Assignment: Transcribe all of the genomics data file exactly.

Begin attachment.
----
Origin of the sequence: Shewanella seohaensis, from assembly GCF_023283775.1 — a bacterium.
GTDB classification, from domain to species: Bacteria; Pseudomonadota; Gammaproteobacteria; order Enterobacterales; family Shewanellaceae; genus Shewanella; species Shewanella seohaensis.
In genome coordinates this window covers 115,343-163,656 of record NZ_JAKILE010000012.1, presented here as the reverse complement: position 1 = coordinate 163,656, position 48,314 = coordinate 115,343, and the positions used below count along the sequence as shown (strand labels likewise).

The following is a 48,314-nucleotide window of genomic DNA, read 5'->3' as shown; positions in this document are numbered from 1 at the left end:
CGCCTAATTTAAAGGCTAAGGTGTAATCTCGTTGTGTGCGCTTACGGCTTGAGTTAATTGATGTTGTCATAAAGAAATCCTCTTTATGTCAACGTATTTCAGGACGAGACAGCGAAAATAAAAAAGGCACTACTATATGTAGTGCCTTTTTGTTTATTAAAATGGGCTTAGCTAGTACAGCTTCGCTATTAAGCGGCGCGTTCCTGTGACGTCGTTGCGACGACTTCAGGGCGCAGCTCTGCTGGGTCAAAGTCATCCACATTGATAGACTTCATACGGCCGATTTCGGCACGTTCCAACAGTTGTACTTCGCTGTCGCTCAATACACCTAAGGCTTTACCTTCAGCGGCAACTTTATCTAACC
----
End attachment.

Origin of the sequence: Shewanella seohaensis, from assembly GCF_023283775.1 — a bacterium.
GTDB classification, from domain to species: Bacteria; Pseudomonadota; Gammaproteobacteria; order Enterobacterales; family Shewanellaceae; genus Shewanella; species Shewanella seohaensis.
In genome coordinates this window covers 115,343-163,656 of record NZ_JAKILE010000012.1, presented here as the reverse complement: position 1 = coordinate 163,656, position 48,314 = coordinate 115,343, and the positions used below count along the sequence as shown (strand labels likewise).

The following is a 48,314-nucleotide window of genomic DNA, read 5'->3' as shown; positions in this document are numbered from 1 at the left end:
CGCCTAATTTAAAGGCTAAGGTGTAATCTCGTTGTGTGCGCTTACGGCTTGAGTTAATTGATGTTGTCATAAAGAAATCCTCTTTATGTCAACGTATTTCAGGACGAGACAGCGAAAATAAAAAAGGCACTACTATATGTAGTGCCTTTTTGTTTATTAAAATGGGCTTAGCTAGTACAGCTTCGCTATTAAGCGGCGCGTTCCTGTGACGTCGTTGCGACGACTTCAGGGCGCAGCTCTGCTGGGTCAAAGTCATCCACATTGATAGACTTCATACGGCCGATTTCGGCACGTTCCAACAGTTGTACTTCGCTGTCGCTCAATACACCTAAGGCTTTACCTTCAGCGGCAACTTTATCTAACC